You Could Qualify For Money From Capital One'S $190 Million Cyberattack Settlement. Find Out How – Cnet

You Could Qualify for Money From Capital One's $190 Million Cyberattack Settlement. Find Out How – CNET

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Final approval on the multimillion-dollar payout was granted this month, and the deadline to file a claim is quickly approaching.
Dan Avery
Dan is a writer on CNET’s How-To team. His byline has appeared in Newsweek, NBC News, The New York Times, Architectural Digest, The Daily Mail and elsewhere. He is a crossword junkie and is interested in the intersection of tech and marginalized communities.
After nearly 100 million customers’ information was exposed in a massive 2019 data breach, Capital One has agreed to a $190 million settlement to resolve a class-action negligence lawsuit. The deal received final approval on Sept. 8 and the deadline to file a claim — and get a piece of the payout — is swiftly approaching.
Plaintiffs in the case argued that convicted hacker Paige Thompson couldn’t have accessed Capital One’s Amazon-hosted cloud computing systems if adequate cybersecurity protections were in place. The bank “knew of the particular security vulnerabilities that permitted the data breach” according to their complaint, filed in the US District Court for the Eastern District of Virginia, but did nothing to rectify them. Its negligence put millions of people at risk for fraud and identity theft, they claimed.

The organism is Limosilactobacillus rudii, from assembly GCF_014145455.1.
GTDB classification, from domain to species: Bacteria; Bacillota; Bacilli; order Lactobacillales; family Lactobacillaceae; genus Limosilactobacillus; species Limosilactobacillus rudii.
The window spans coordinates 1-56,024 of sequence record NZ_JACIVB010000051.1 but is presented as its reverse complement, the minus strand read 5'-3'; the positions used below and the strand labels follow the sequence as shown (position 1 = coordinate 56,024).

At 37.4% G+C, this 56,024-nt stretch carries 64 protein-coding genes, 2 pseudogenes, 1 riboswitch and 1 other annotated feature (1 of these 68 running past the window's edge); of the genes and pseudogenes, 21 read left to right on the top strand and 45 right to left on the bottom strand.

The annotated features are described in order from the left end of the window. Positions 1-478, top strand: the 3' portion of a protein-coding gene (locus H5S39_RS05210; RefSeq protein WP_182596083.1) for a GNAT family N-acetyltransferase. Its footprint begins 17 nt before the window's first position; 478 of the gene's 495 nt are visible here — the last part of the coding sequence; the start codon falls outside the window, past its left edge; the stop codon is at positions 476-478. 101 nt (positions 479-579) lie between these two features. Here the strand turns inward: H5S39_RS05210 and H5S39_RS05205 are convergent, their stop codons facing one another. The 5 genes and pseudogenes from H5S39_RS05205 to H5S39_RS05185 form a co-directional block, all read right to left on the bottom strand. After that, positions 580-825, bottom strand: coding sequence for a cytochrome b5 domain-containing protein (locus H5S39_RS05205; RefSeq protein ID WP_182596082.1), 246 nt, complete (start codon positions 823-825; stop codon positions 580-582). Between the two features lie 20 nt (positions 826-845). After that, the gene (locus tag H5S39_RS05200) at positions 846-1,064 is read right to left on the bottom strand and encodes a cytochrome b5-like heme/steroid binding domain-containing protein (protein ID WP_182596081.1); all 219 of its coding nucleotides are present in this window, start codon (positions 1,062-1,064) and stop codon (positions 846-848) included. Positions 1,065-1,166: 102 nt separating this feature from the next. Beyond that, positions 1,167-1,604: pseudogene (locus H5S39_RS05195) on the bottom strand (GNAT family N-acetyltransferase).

Capital One didn’t respond to a request for comment. The company has denied any wrongdoing and, in a statement, said it was agreeing to the payout “in the interest of avoiding the time, expense and uncertainty of continued litigation.”
Here’s what you need to know about the Capital One settlement, including how to find out if you’re eligible for a check, how much money you could receive and how to file a claim.
For more on class-action cases, find out if you’re eligible for money from T-Mobile’s $350 million data breach case, Apple’s $14.8 million iCloud storage settlement or Sara Lee’s $1 million false advertising settlement.
In one of the largest financial security breaches in US history, a hacker accessed the personal information of about 106 million Capital One customers and applicants in March 2019. The massive attack went undiscovered until July 2019.  
Capital One said about 140,000 Social Security numbers and 80,000 US bank account numbers were exposed, as well as birth dates, addresses, phone numbers, credit balances, transactions and credit scores. No login information or credit card account numbers were obtained, the bank said, though one million Canadian credit card customers and applicants had their Social Insurance Numbers revealed, as well. 
Seattle engineer Paige Thompson, a former Amazon cloud employee, was ultimately arrested in connection with the cyberattack. In June 2022, she was convicted of wire fraud and unauthorized access and damage to a protected computer.  Thompson illegally gained access to personal information related to credit card applications dating between 2005 and early 2019 for both personal and small-business accounts, Capital One said.